EDITORIAL – Only bad thing about new plastics ban is that it took so long
An editorial by Mel Rothenburger.
ANYONE WHO GOES OUT to a coffee shop or restaurant knows that plastic straws and stir sticks are out, paper straws and wood stir sticks are in. And, while you can still get plastic bags for groceries, everyone knows it’s better to bring your own cloth ones.
So, last week’s announcement that a lot of single-use plastic products are going to be banned will come as no surprise. The only bad thing about it is that it didn’t come sooner — it’s been two years since Justin Trudeau announced his intention to do it.
While there will, no doubt, be some whining when it all becomes permanent and official, we’ll get used to it.
Those plastic six-pack rings — the ones that kill wildlife — won’t be missed either. Unfortunately, production and import will be allowed for another year, and they can be sold for another year after that.
In addition, new restrictions will require that recycled plastic be used for those products that still need plastic.
The huge environmental impact of plastics is indisputable. Billions of plastic grocery bags, stir sticks, straws, takeout containers and so on are sold each year in Canada.
And only a tenth of it is recycled.
The plastics industry, of course, won’t like the bans. Even Greenpeace doesn’t think much of it, for quite another reason — they don’t go far enough. According to Greenpeace, the banned items will amount to only five per cent of the plastic waste generated in Canada.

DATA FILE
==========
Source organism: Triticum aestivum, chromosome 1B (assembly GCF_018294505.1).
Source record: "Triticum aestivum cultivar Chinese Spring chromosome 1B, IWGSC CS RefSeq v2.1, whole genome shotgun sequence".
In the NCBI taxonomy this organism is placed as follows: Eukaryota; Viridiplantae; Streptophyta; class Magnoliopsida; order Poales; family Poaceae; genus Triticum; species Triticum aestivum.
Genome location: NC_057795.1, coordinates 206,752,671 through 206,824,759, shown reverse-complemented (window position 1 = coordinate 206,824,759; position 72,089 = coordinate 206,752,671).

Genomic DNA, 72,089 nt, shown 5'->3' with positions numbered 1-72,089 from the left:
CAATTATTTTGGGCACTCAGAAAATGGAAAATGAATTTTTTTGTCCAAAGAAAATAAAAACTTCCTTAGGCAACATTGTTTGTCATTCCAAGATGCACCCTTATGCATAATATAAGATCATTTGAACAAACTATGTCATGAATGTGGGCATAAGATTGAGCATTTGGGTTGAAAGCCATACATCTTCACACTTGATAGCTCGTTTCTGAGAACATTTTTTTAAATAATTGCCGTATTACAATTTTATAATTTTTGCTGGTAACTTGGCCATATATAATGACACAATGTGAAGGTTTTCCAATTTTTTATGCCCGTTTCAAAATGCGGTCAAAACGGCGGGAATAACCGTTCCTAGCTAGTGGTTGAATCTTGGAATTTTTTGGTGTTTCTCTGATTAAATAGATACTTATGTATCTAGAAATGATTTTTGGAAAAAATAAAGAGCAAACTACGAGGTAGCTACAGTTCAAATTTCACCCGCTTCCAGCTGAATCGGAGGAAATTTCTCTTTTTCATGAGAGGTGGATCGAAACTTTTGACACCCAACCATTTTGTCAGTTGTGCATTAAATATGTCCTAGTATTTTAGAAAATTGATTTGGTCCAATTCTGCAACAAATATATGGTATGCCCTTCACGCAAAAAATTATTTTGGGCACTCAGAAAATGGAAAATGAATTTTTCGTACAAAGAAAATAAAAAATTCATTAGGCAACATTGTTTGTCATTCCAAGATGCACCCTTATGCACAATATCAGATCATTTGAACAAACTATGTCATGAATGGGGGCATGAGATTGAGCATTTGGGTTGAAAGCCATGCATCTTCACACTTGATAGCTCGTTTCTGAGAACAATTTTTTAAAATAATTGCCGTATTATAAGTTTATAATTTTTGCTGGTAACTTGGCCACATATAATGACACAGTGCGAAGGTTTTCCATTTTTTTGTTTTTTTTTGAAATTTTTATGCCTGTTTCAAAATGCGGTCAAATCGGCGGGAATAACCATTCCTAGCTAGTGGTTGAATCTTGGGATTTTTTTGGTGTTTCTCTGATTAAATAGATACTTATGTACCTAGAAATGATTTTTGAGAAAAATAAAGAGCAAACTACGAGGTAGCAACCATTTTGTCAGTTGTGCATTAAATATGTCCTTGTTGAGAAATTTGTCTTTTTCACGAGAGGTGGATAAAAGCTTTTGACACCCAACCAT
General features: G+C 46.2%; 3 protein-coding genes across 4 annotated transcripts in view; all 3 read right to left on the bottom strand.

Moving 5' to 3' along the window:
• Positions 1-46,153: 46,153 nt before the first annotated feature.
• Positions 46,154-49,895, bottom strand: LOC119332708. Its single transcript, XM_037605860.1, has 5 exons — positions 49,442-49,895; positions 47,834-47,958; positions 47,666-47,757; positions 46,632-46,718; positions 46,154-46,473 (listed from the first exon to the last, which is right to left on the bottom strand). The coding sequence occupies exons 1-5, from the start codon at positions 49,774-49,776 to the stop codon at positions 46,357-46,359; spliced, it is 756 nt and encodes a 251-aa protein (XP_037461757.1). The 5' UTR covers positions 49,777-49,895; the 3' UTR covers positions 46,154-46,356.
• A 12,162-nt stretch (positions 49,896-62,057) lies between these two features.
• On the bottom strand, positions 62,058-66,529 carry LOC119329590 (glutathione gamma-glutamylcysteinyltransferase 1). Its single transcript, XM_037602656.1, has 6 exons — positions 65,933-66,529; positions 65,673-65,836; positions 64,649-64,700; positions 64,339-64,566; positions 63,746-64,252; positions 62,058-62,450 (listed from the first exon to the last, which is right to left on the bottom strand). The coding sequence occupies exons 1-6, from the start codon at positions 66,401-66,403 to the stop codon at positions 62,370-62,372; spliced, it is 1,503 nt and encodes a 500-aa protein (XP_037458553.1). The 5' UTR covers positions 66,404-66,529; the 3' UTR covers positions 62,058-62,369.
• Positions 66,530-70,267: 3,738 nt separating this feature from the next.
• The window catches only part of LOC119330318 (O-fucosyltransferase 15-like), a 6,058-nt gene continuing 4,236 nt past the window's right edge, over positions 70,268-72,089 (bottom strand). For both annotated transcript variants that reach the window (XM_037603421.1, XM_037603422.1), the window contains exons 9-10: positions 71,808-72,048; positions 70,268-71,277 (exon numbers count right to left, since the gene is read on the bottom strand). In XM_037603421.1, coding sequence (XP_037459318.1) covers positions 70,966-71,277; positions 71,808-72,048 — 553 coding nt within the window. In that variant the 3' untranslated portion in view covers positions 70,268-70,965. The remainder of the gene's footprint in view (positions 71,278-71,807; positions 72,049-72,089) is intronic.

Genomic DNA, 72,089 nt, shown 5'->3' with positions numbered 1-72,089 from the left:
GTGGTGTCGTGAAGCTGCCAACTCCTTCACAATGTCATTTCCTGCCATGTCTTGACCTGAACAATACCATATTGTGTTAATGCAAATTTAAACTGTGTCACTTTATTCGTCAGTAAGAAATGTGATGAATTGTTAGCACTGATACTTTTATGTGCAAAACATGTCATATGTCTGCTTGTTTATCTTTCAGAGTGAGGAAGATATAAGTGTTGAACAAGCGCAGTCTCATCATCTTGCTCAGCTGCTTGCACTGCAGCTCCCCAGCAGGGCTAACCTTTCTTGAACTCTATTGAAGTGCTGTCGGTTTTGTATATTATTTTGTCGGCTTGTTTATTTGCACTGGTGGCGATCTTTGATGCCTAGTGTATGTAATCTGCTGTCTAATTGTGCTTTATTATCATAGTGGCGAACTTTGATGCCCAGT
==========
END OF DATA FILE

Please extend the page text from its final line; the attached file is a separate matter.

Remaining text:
Still, the federal ban will take the issue off the shoulders of municipal and provincial governments. Remember the fiasco of the Victoria plastics bylaw, and the Kamloops council’s struggles with the issue?
But here’s the thing. We don’t need to wait for bans to take effect before doing something about it in our own lives. After all, there was a time when we didn’t use plastics at all.
Best we start now, and get used to it.
I’m Mel Rothenburger, the Armchair Mayor.
Mel Rothenburger is a former mayor of Kamloops and a retired newspaper editor. He is a regular contributor to CFJC Today, publishes the ArmchairMayor.ca opinion website, and is a director on the Thompson-Nicola Regional District board. He can be reached at email@example.com.
One time plastic use?? I see too much hay these days wrapped in plastic. Time to get back to and build hay barns. If round bales are stacked tight and properly there is very little wastage.
Bob the hay farmer.
Modern civilizations have an addiction to plastics.
When doing a search into how much of an electric vehicle is made of plastic, the figure of 50% seemed to be pretty common.
Battery cases, used in environmentally friendly electric vehicles, are most likely made of plastic but that would be something to investigate.
The insulation on electric wires is most likely made of plastic.
Not to be a nay-sayer on this topic, Mel, but everywhere we turn, plastic is used. Single use plastic bags can be replaced as can single use cutlery.
The whole of the Tournament Capital main field is made out of plastic, probably a billion-worth of plastic bags and it has been entirely replaced already once in its relatively short lifespan and I bet you none of it was “recycled” and it takes millions of gallons of water to keep it playable. Pick your battle Mr. Rothenburger because we ain’t winning no wars.